But it would be inappropriate if I frame myself as a hero; anti-racist work by people like me who have benefited from "white privilege" is not heroic, but it is necessary. It would also be wrong if I did not invite involvement of indigenous Water Protectors in the process of developing and presenting this project, that those interested and willing might offer. Yet making requests of an already-stressed group is suspect. I go forward, knowing that I might be ignored for any number of valid reasons, but hoping to find connections with Water Protectors who might find connection with the creative projects I'm doing, and who might want to talk with me or contribute in some way. I am working as an ally to Water Protectors, to raise awareness of what I perceive, since Standing Rock, to be one of the most crucial issues of our current society. A current problem, grounded in centuries of prior cruelty. Is it appropriate for me to do so? I hope so. Is it appropriation? I hope not. As I ask Water Protectors how they feel about my efforts, I generally get a positive feeling, but I intend to keep deepening this dialogue. To act as an ally in the specific struggle of the Water Protectors is a chance to do something right where there has been wrong after wrong after wrong.
The pipelines that transport fracked oil and gas that have been (and are being) constructed all across our country pose a real threat not only to Native communities but to all of us. In this context, the sentiment expressed above by Lilla Watson rings clear and true. How free will any of us be within a carbon-baked world and without certain access to clean water? In this sense, the indigenous people occupying "reserve" lands crossed by or proximal to pipelines (or uranium mining sites, and so on) are the canaries in the coal mine. And it should not be denied that this is an utterly unfair role to play, particularly on sovereign Tribal lands. Yet communities of indigenous people have been in this position for far too long. It is environmental racism when people of a racial/ ethnic/ cultural group are forced to live, against their will and not due to their own influence, under toxic conditions. These conditions are then either kept invisible (or obfuscated in some way) and/ or responsibility is shirked by those who created them.  Before they were even called this name, indigenous Water Protectors have both endured and fought against such toxic conditions for decades. These seem (in part, if not fully) like strategic, sinister acts of destruction. Sadly, there is nothing new about that in our settler-colonial society. It is also disheartening that the current surge in the fossil fuel industry rolls back progress and protections on so many levels, and with reckless abandon that gravely threatens us all. As fossil fuel extraction and infrastructure projects expand, the scope of contamination and warming effects do too, and no one is immune.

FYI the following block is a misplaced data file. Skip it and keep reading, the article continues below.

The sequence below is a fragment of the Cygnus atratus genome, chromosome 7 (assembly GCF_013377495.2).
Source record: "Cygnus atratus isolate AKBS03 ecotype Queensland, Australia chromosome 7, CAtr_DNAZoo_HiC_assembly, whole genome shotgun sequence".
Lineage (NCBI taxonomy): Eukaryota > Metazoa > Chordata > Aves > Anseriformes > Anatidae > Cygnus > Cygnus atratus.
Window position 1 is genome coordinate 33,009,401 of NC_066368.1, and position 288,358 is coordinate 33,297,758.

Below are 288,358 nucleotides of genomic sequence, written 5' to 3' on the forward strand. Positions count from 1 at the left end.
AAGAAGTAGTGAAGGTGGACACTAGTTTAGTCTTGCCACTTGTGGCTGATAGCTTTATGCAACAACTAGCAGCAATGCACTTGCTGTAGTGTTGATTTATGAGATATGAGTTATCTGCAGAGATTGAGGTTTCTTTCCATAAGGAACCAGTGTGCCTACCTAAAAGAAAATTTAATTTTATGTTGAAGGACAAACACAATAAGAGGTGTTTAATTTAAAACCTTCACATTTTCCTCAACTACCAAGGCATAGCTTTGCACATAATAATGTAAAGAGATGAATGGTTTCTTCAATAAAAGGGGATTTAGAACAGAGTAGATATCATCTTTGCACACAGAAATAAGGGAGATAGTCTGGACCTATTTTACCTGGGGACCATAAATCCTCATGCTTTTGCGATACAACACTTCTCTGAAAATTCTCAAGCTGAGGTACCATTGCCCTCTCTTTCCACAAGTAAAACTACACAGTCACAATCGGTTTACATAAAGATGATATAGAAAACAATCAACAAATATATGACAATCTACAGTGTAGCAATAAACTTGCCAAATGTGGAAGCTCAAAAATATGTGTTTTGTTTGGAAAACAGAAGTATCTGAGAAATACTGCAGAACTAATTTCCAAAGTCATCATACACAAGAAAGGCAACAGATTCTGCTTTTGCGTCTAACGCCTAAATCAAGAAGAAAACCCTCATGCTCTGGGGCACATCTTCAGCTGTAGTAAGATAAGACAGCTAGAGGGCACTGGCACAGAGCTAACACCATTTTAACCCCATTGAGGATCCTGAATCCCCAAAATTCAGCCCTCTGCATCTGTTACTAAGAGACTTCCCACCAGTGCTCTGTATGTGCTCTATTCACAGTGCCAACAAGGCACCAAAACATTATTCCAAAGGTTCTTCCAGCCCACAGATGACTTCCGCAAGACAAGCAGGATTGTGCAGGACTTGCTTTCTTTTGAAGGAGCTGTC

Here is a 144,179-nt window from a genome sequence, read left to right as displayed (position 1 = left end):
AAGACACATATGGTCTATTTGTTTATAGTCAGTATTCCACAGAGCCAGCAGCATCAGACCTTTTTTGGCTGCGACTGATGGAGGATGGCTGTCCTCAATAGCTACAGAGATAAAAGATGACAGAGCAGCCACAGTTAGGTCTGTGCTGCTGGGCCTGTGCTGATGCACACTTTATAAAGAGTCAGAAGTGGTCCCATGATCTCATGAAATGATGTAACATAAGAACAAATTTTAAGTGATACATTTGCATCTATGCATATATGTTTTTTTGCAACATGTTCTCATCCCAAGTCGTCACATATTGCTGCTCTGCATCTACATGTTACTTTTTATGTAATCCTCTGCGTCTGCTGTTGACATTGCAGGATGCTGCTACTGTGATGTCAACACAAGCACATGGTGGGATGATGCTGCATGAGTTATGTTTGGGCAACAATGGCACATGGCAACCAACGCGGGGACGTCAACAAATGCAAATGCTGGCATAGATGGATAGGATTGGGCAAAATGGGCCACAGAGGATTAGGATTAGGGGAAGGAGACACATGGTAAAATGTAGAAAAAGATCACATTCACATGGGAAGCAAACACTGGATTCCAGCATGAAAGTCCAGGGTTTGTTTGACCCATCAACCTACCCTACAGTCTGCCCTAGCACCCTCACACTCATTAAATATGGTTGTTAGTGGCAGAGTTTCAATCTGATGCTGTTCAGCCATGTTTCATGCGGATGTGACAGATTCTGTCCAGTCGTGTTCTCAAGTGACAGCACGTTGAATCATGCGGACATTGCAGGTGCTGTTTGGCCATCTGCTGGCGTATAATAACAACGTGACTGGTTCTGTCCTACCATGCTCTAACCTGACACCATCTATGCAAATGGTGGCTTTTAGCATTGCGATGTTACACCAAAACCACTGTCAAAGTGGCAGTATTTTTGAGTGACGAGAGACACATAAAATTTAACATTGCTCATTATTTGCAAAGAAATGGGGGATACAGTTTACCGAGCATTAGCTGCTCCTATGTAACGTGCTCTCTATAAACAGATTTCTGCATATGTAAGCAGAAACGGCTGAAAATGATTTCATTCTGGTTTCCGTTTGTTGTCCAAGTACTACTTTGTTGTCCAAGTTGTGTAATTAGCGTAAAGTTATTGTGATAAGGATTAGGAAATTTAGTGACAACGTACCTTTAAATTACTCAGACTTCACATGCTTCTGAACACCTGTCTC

As an artist, one necessarily draws some attention to oneself as a creator, but hopefully the work I am doing shines the brighter star on the heroes it aims to recognize and support: the Water Protectors who risk life and limb to make their stand in direct action against these infrastructures. I want them, their courage, and their fight against nearly impossible odds to be honored. I feel torn about the indirectness of art, of metaphor, as a form of action. Yet for now, this is what I do. All of our freedoms are bound up in this struggle, including the rare breathing room of art-making, the creative process. Mni Wiconi. Water is Life. My project won’t be perfect. My relationships with Water Protectors are still newly forming. I'll make mistakes. I already have. I try to learn from them. There is geographical distance and there are other, deeper forces of separation at work too. I only hope the Water Protectors will feel celebrated, honored by my efforts. The little squirrel brought me a gift by breaking some of these cups. I hope restoring what has been broken will not just happen in artistic expression, but in truth and lived reality. Through seeing the seams we may be reminded of our shared vulnerability, and the necessity of ongoing acts of repair.

December Woodfiring! Tony Moore Kiln by Elizabeth Phelps Meyer